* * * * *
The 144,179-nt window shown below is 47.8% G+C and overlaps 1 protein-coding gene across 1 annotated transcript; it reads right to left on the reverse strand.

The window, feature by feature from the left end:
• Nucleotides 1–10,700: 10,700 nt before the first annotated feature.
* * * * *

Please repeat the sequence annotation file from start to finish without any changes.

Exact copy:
The 144,179-nt window shown below is 47.8% G+C and overlaps 1 protein-coding gene across 1 annotated transcript; it reads right to left on the reverse strand.

The window, feature by feature from the left end:
• Nucleotides 1–10,700: 10,700 nt before the first annotated feature.